My return to graduate school has led me to inquire about many aspects of the world over the past two decades, but the first of those inquiries was into gender, with a focus on men’s violence against women. That led me to radical feminist theory, which has helped me understand not only the question of gender but offered a framework for understanding hierarchy. Feminism taught me how to think not only about gender but also about power, and a central lesson of feminism that applies here is the problem of assuming false equivalency in analyzing conflict.

Take a classic example of a husband who physically assaults his wife. The problem is rooted in patriarchy, a system that gives men control over women in a hierarchy that is naturalized and normalized: Men rule, women submit. The man’s violence in this case is used to ensure the submission, but the physical violence typically is only one method of control; such relationships often include emotional abuse and sexual violence. Within that dynamic, the woman may engage in all kinds of dysfunctional behavior herself, and she may strike out violently against the man at times. But feminist analyses of male power and men’s violence have made two things clear.

First, any specific incident can’t be understood outside the larger context, not only of that relationship but of the power dynamics of the culture. So, if we were drawn into a chaotic incident in the couple’s home, we might be tempted to assess the situation on the basis of what had just happened, but focusing only on the immediate occurrence would leave us ill-equipped to understand it. We need to know the couple’s history and understand the patriarchal context in which that history plays out.

Second, if we wanted to help resolve the conflict, it would be folly to assume that the man and woman were equally responsible and that a productive dialogue could go forward on that basis. Any claim that the man and woman should sit down as equals and talk would favor the man; without an acknowledgement of his greater power and a history of using that power to dominate, any “dialogue” would be a farce. While some men react to any call for such conversation with force, other men pursue a more sophisticated strategy that continues the dialogue so long as his fundamental power, in the relationship or in society, is not challenged. Some men pursue both strategies, depending on the moment. Real dialogue is possible only when the discrepancy in power is addressed.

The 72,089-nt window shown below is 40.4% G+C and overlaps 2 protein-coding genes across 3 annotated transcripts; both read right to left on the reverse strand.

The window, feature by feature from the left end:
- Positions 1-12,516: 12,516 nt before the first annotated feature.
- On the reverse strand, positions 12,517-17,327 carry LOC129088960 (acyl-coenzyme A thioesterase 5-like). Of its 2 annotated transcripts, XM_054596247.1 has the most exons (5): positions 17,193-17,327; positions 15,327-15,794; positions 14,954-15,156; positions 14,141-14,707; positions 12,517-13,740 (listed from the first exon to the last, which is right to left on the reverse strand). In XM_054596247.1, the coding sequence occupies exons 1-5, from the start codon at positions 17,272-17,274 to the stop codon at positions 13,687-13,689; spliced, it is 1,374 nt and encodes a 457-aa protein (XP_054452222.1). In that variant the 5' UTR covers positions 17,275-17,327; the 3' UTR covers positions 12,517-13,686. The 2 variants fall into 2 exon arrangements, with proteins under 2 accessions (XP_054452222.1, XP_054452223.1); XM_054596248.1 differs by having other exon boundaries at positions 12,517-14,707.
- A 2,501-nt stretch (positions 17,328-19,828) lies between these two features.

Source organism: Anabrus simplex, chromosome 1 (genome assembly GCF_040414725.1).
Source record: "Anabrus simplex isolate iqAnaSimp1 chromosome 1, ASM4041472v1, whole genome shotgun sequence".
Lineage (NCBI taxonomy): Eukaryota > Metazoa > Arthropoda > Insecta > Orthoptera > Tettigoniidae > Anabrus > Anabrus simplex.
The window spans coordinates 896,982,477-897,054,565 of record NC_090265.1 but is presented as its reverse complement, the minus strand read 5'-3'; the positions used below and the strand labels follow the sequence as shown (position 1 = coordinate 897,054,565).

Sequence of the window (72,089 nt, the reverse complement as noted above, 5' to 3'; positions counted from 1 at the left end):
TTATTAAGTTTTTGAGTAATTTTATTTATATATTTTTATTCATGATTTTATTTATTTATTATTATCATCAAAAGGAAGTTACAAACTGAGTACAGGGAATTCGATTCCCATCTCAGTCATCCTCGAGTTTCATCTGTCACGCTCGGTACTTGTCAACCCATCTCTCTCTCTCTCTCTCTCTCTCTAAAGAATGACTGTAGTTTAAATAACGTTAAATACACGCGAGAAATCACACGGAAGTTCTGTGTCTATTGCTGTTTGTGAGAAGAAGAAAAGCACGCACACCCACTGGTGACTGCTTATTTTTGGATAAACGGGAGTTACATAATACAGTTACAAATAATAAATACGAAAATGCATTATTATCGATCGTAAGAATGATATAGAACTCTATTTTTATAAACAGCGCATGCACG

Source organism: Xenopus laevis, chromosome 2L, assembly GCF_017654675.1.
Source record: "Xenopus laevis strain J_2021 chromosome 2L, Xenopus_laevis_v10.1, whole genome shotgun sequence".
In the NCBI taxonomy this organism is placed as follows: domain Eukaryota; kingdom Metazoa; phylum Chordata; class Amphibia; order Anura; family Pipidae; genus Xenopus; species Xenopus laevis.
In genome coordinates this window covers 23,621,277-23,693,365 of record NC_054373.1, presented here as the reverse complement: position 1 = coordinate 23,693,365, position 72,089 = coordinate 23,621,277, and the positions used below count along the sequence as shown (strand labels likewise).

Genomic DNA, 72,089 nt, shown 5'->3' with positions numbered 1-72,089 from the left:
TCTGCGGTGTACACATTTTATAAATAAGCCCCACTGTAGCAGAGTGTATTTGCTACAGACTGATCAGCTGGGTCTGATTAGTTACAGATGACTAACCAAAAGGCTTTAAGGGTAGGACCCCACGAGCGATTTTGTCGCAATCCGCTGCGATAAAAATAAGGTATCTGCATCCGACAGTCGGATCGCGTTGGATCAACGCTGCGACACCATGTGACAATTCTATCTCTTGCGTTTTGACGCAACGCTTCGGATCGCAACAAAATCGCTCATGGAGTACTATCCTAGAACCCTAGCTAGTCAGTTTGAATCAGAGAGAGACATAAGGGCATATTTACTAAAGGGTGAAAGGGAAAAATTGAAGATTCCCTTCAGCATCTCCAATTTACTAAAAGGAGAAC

If there is to be progress toward a just and peaceful solution in Palestine/Israel, those two lessons are crucial. We must recognize the larger political context in which the conflict is set and not assume there’s a level playing field for dialogue. That means acknowledging that since the end of World War II, the United States has pursued a policy of domination — through diplomacy and force — in the Middle East, and that for more than four decades a central component of that policy has been U.S. support for Israel’s expansionist policies in exchange for Israeli support of the U.S. project in the region (though not without disagreements and tension between the two countries). It also means that discussions about the issue, whether among citizens or by officials at the negotiating table, must begin with an acknowledgement of the power wielded by Israel, backed by the United States.

For more than 20 years I have tried to recognize the many ways in which I live with unearned privilege and tried to support the struggles of marginalized and oppressed people to justice. That has led me to support the basic aims of Palestinian nationalism, even if I do not always support specific strategies or tactics of various Palestinian groups. I also have criticized Israeli policy in public, in writing, and on film. But as a citizen of the United States, I have tried always to bring discussions on my home turf back to the responsibility of citizens to hold their own government accountable.

That is my dog in the fight. I live in a nation in which there is a tremendous gap between leaders’ rhetoric of freedom and justice, and the reality of imperial policies that perpetuate injustice. To close that gap, our public discussions must take account of the context and be honest about power. Nowhere is that more crucial that the intellectual and political engagements on the Palestine/Israel conflict.